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NPDC intern helps Cookshack improve production
To get good barbeque, it is all about quality – the quality of the meat, the quality of the sauce and most importantly, the quality of the smoker.
When veteran smoker manufacturer Cookshack was looking to improve production of their popular PG 500 pellet grill, the company called upon the Oklahoma State University New Product Development Center and the OSU Applications Engineering Program, funded by the Oklahoma Manufacturing Alliance, to help streamline the manufacturing process.
“It is important to us to build mutually beneficial relationships with small- to medium-sized Oklahoma manufacturers like Cookshack,” said NPDC Director Robert Taylor, Ph.D. “We have been a part of several projects involving Cookshack, and we are very proud of the results these projects have produced.”
The long-term relationship between the NPDC and Cookshack allowed NPDC intern Jake Rowland, a mechanical engineering senior at Louisiana Tech University, to become involved in the production of the PG 500 pellet grill. According to the project impact report, the NPDC sponsorship of Rowland’s salary saved Cookshack 534 engineering hours.
“Probably two to three weeks before I started working with Cookshack, they shut down all production on the PG 500 and brought in Rajesh [Krishnamurthy] to fix the issues,” Rowland said. “At that point they thought the issues were more in assembly. So, Rajesh set up an assembly line, work cells and a good distribution of labor for the PG 500 manufacturing process.”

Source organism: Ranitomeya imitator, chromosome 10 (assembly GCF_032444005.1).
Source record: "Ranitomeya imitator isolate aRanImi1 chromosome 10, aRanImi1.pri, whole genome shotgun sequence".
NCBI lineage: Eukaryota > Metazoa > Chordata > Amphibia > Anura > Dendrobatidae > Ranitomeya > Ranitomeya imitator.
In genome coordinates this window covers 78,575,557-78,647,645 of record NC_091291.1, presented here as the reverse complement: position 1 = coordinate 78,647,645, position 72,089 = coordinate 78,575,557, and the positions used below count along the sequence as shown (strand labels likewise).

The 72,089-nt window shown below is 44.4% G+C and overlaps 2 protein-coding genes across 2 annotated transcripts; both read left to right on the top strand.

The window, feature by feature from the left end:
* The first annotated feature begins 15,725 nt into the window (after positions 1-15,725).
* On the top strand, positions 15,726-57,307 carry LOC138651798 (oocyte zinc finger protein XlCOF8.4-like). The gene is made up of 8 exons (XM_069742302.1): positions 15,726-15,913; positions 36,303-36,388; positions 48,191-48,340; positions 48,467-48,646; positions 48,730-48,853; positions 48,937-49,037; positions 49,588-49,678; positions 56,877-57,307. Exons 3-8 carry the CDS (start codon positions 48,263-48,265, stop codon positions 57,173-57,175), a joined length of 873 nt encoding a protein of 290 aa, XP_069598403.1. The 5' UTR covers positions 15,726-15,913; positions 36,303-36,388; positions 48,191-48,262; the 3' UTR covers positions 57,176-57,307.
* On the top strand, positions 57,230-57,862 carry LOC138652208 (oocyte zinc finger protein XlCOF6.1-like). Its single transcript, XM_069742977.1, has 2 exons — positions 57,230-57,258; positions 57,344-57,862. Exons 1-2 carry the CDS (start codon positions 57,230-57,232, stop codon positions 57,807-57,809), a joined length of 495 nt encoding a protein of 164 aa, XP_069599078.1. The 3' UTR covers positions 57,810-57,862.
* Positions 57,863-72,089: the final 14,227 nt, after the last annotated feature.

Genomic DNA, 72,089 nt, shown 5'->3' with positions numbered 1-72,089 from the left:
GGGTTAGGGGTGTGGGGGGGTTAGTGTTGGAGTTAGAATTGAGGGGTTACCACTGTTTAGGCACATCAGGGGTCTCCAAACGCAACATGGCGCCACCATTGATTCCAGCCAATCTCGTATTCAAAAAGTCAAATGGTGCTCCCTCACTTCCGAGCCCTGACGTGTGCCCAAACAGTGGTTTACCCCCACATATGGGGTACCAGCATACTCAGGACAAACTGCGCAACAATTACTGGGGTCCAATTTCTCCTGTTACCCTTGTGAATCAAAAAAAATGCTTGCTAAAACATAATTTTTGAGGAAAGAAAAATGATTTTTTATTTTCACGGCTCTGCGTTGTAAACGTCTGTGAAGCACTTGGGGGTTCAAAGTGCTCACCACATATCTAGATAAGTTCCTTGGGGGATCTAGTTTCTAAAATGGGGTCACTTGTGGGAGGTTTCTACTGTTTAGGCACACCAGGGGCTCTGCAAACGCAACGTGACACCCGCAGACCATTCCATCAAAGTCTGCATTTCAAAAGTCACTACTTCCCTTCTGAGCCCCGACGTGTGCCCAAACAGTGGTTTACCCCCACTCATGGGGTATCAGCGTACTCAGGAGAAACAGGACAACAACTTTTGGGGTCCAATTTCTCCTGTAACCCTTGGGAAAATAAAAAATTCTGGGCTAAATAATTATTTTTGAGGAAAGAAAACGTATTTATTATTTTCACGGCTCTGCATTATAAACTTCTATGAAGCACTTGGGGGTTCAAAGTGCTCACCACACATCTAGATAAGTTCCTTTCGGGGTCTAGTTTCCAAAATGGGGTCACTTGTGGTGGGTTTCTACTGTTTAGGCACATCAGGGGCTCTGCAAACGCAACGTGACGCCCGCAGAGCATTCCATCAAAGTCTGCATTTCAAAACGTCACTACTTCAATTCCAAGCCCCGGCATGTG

This initial survey of the PG 500 set the stage for the other processes that the NPDC worked to implement into the PG 500 manufacturing process.
“Jake turned out to be great for this project because he went in and he uncovered a lot of problems that were machine-related in the manufacturing process,” said Rajesh Krishnamurthy, Ph.D., OSU Applications Engineer.
Once it was discovered that the problems in the assembly process were directly related to issues in fabrication, Rowland went to work to solve the issues that were slowing production of the high-demand product.
“Cookshack was having a lot of issues with fabrication of the PG 500,” Rowland said. “During the fabrication process they take the big sheets of sheet metal that come in, cut them down, punch holes in them, and break the sheets into the parts before they go to assembly. Those parts were coming out inconsistently, in part due to the equipment, and in part due to the way the drawings were set up and the way the parts were designed.”
Rowland worked with design engineers at Cookshack to calculate the sheet metal stretch that takes place as the metal is bent during fabrication, which in turn allowed the parts created during fabrication to be more consistent.
“Whenever you bend sheet metal, it stretches from the force required to bend it,” Rowland said. “So, the sheet is going to get a little longer than it was before. If you want the sheet to be a very precise part after it is bent, you have to account for the stretch before you cut the part out and bend it.”
Rowland said to account for the sheet metal stretch, he calculated the amount each piece of metal stretched during the fabrication process and calibrated the design software used during production of the PG 500.
“Basically, I made an Excel Spreadsheet where if you take a test part that you know the flat length of, put a bend in it and measure the flanges after you bend it, you end up getting a constant,” Rowland said. “This constant is a number between zero and one that you input into the software program, in this case Auto Desk Inventor, and it accounts for the stretch for you.”